Managing Your Time Effectively
We all have our tricks with time management. Some are effective and others have the appearance of helping you manage your time, but might just make you think that you're organized. I don't have any easy answers, but I will share how I manage my time effectively. I first have to thank a colleague for insisting that I establish boundaries for getting work done. About four years ago, Dr. Matt James politely encouraged me to shut my door.
We all have our tricks with time management. Some are effective and others have the appearance of helping you manage your time, but might just make you think that you're organized. I don't have any easy answers, but I will share how I manage my time effectively. I first have to thank a colleague for insisting that I establish boundaries for getting work done. About four years ago, Dr. Matt James politely encouraged me to shut my door. Not a week doesn't go by that I don't thank him for this simple suggestion for effective time management. It was really hard for me to shut my door and establish this first boundary.
We were both working as Undergraduate Advisors at the time and were chatting about all the time that advising can take. He smiled and said, "I have a suggestion for you--you should shut your door to get work done. Don't keep your door open when you don't have office hours." Now, this wasn't new advice, but it resonated with me differently given that I was three months in to my first full-time tenure track job. I thought that if the Chair of the Undergraduate Committee was encouraging me to shut my door, then maybe I should. Previously, I’d d had a mostly open door policy, but prior to that I didn't have the same expectations for advising, teaching, and extensive committee work. My job security increased, but so did the demands for my time.
Related to managing my time effectively, I also keep an excel spreadsheet for all the family members and the respective activities that we are all engaged in Monday through Friday. On Sunday nights we review all our calendars and make sure that we are all in sync, as this saves lots of headaches. Now, back to my work schedule, I have taken to scheduling my lunch and work out times directly in my schedule so that no one can book appointments during this time. Many of my colleagues and those in administration use Outlook, so sure enough people can see when you’re busy and when you’re available. By booking my lunch hour or workout time (even if it’s at 6 am or 6 pm, I’ve made an appointment for and with myself. Yes, this is time for me. I am going on six months of making a concerted effort to not eat at my desk or in my office. I am going outside to eat, to a colleague's office or even to the larger lunchroom downstairs. This way I am away from a screen and actually enjoy a break away from the computer screens.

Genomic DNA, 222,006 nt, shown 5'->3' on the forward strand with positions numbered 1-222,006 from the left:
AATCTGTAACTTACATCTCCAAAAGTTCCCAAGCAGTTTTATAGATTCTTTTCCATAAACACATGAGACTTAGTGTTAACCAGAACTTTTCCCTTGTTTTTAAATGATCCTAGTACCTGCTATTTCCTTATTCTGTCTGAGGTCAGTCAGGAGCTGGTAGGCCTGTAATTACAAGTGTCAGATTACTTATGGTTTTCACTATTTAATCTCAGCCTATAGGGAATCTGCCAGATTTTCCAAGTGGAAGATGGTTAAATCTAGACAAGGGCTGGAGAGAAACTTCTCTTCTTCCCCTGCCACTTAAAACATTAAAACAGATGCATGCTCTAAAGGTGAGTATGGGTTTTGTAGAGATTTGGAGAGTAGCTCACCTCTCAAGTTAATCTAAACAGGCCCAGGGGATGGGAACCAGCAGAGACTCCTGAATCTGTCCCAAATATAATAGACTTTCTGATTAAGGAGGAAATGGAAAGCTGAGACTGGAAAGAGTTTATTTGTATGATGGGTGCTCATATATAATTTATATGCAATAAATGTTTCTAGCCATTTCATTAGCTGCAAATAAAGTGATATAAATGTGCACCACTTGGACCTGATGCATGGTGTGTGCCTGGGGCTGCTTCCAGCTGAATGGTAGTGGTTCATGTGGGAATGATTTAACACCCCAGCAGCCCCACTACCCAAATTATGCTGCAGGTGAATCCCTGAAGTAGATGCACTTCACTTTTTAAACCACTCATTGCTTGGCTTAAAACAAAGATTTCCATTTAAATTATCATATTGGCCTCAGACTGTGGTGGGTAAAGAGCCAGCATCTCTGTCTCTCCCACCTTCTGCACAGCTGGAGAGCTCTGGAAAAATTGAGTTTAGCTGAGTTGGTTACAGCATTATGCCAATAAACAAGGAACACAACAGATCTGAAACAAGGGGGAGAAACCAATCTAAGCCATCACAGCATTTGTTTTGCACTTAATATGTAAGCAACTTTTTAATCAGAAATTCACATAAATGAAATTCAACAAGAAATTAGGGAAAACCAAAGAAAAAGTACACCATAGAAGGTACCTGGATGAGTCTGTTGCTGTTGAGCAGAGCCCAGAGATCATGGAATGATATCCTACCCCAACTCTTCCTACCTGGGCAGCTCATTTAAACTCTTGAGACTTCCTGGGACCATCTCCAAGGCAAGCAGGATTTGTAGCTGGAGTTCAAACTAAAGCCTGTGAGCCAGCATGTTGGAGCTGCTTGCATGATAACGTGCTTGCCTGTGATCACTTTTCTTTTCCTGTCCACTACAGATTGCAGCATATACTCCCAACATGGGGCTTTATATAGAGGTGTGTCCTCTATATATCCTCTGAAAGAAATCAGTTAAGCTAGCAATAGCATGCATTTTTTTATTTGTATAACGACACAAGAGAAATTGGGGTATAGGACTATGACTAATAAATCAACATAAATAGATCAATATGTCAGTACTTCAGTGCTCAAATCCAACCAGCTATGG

I also schedule in writing time or thinking time, too. I do this to protect my time, as otherwise I might not have the time to do so. It also offers me that precious 15-59 minutes to think about the project. As academics there is always something for us to read, review, grade, and write. We have the luxury of flexibility (allegedly), but the job is often with us. That nagging to do list hovers in the backdrop.
How do you manage your time?
Victoria, British Columbia in Canada.
Janni Aragon is a Senior Instructor of Political Science in the Department of Political Science at the University of Victoria. She is an occasional blogger at University of Venus and her areas of interest are varied: Gender and Politics, Women and Technology, American Politics, Feminist Theories, Youth Politics, and Popular Culture. Currently she is working on a co-edited Introduction to Women’s Studies textbook and when she has time, she blogs at http://janniaragon.wordpress.com/.
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